New Delhi: The Union Ministry of Health and Family Welfare has its task cut out to ensure de-stigmatisation of the Covid-19 issue in India.
Officials in the Ministry told The Sunday Guardian that they have been receiving a lot of complaints about stigma surrounding the Covid-19 infection amongthe general public across the country and that they are devising new plans to ensure that such a thing is stopped at the earliest. “Despite it being months of the Covid-19 crisis in India, the general public has still not been able to de-stigmatise Covid-19. We are still getting complaints of how the doctors and other frontline workers, working with Covid-19 patients, are being ostracised in their society;how the migrant workers who are going back or have gone back to their villages are being kept outside their village, some even sleeping in the open for days. Many people are still not disclosing their symptoms fearing that their family members and neighbours would banish them from society. We are also still hearing about doctors and ASHA workers who are going for contact tracing being shooed away,” an official at the Ministry of Health and Family Welfare told this newspaper.
A health worker from Delhi, while speaking to The Sunday Guardian , narrated how she is still facing difficulties in her society as people are looking at her with suspicion.
“Covid-19 is being looked at as a killer diseasein society. I am looked at with suspicion when I go to my society. They think that I am a carrier of coronavirus since I have to spend a lot of time with corona patients. Even ambulance drivers and ward boys who go to pick up and drop Covid patients to and from hospitals are often stopped. If this does not go away, we will not be able to win the war against corona,” the health worker from Delhi said.
Another Health ministry official told this correspondent how people are hiding their health conditions.The official narrated several incidents from across the country where despite having symptoms of Covid-19 the patients are fearful of going to the doctor or getting themselves checked as they feel that if they turn out to be positive, they will be thrown away by society and sometimes even by their own family members.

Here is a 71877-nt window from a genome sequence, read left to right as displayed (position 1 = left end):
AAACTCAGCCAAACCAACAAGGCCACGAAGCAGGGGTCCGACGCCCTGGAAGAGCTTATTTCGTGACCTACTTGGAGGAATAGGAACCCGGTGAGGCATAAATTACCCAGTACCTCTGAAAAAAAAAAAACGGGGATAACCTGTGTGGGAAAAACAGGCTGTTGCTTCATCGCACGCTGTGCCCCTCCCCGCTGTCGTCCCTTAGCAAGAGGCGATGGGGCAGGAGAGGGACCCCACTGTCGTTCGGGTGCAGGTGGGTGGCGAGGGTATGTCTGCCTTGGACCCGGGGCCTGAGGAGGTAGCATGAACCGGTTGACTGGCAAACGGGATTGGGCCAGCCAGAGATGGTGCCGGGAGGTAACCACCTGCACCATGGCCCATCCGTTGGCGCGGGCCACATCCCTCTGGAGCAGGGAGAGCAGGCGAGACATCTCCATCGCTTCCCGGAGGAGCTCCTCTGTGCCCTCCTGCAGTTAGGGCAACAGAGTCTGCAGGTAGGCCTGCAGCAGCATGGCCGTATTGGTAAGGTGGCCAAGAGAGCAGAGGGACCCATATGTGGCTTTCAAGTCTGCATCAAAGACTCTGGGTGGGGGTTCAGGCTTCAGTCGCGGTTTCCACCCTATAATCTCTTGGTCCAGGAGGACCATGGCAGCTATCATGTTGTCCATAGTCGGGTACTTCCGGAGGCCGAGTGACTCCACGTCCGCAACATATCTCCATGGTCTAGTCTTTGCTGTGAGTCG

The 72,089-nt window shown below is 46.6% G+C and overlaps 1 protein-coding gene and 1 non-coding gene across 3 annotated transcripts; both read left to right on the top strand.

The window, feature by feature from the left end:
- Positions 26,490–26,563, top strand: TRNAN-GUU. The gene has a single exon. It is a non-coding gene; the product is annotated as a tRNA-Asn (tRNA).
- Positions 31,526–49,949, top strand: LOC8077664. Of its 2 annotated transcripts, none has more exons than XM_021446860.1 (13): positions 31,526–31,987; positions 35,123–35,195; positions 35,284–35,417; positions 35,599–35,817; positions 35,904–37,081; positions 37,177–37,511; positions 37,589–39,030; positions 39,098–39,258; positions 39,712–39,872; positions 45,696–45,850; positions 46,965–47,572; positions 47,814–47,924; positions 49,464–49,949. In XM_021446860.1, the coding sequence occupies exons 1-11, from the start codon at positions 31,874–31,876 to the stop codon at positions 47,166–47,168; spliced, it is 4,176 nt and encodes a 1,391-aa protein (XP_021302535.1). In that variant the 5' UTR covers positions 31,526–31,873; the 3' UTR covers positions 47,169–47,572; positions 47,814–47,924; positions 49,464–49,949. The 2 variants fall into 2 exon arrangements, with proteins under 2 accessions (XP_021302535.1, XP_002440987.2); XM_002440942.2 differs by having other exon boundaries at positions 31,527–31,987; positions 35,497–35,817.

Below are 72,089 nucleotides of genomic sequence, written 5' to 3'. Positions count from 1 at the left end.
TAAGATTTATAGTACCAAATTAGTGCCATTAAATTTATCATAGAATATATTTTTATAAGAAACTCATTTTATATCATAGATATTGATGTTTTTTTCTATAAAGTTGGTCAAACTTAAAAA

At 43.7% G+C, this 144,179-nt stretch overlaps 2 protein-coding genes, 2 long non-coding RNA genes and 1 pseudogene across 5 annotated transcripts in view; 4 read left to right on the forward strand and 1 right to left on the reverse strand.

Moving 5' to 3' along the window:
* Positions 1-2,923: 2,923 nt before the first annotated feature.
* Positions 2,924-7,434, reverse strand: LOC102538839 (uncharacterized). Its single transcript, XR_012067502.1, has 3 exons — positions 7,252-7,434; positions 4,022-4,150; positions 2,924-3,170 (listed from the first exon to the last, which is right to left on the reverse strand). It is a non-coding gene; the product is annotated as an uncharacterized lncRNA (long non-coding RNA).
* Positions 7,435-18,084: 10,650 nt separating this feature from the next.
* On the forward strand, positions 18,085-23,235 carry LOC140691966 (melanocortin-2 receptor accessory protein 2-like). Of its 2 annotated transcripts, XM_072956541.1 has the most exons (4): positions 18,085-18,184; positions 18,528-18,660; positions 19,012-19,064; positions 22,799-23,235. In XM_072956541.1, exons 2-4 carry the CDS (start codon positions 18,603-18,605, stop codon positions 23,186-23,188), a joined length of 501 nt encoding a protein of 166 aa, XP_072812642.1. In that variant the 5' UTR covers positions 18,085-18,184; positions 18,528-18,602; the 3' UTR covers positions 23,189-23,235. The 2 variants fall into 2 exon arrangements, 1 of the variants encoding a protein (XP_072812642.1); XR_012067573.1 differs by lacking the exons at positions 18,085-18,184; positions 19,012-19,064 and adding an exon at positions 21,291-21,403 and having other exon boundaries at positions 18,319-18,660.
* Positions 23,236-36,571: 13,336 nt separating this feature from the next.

“We are also getting complaints and seeing media reports from across the country on how people are resisting to set up a quarantine centre in their locality. The quarantine centres are being looked at as some kind of a ghostly place,” the Health ministry official said. The official further said that such stigma about Covid-19 still exists in society because of a lot of misinformation and fear about the disease, and the lack of education and knowledge about the infection.
“There is a lot of fear mongering with respect to Covid-19 and many believe that it is like a death sentence, not realising the fact that more than 60% of the patients are recovering and the death rate is just 3-5%,” the health ministry official said.
However, following several such complaints and feedback from across the country, the Ministry is regularly educating people through visual and print medium about the ill-effects of stigmatisation aroundthe Covid-19 issue.
The Ministry is releasing audio visual and print advertisements across the country, apart from making announcements at the block and taluka level in every district, educating people about Covid-19 and the ill effects of stigmatisation of the disease.
Ministry officials and doctors say that due to the stigmatisation, a lot of cases are not being reported or being only reported when the symptoms get complicated; this, in turn, is worsening the situation as these patients are potentially transmitting the disease to other people.
“We are regularly carrying out an information campaign on de-stigmatisation of Covid-19. We have also instructed all the state governments to ensure that such stigmatisation is done away with ,” said an official.